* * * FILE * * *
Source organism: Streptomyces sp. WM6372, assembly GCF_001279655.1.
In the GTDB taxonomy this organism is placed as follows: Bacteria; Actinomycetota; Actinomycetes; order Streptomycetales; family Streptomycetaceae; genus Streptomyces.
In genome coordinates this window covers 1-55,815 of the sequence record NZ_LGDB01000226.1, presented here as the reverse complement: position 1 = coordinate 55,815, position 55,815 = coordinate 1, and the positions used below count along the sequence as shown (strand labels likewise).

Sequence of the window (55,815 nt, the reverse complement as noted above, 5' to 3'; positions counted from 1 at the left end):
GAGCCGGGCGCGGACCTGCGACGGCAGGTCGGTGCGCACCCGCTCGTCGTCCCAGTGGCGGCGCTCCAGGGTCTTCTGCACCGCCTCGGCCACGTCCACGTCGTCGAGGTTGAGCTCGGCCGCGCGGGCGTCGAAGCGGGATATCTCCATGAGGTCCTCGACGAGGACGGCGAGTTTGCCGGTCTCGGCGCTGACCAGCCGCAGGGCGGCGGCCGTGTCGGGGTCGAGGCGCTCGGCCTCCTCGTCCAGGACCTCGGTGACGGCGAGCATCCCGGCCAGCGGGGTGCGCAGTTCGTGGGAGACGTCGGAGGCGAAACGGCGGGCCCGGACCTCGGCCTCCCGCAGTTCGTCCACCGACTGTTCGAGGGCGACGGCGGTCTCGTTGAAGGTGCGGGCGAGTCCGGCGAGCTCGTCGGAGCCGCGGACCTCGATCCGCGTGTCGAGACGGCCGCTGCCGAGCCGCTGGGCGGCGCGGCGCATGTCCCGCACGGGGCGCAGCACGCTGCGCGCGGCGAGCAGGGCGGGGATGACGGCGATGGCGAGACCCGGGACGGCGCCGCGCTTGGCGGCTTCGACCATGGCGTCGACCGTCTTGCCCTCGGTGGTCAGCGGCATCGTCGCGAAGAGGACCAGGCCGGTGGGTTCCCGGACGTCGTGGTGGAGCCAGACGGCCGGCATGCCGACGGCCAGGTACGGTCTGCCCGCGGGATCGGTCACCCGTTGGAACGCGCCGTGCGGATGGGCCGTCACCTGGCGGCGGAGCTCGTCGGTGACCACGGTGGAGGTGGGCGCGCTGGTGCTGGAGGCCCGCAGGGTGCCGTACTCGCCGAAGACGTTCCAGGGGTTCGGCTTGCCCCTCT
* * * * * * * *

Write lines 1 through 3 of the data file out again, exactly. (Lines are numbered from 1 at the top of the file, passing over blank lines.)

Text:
Source organism: Streptomyces sp. WM6372, assembly GCF_001279655.1.
In the GTDB taxonomy this organism is placed as follows: Bacteria; Actinomycetota; Actinomycetes; order Streptomycetales; family Streptomycetaceae; genus Streptomyces.
In genome coordinates this window covers 1-55,815 of the sequence record NZ_LGDB01000226.1, presented here as the reverse complement: position 1 = coordinate 55,815, position 55,815 = coordinate 1, and the positions used below count along the sequence as shown (strand labels likewise).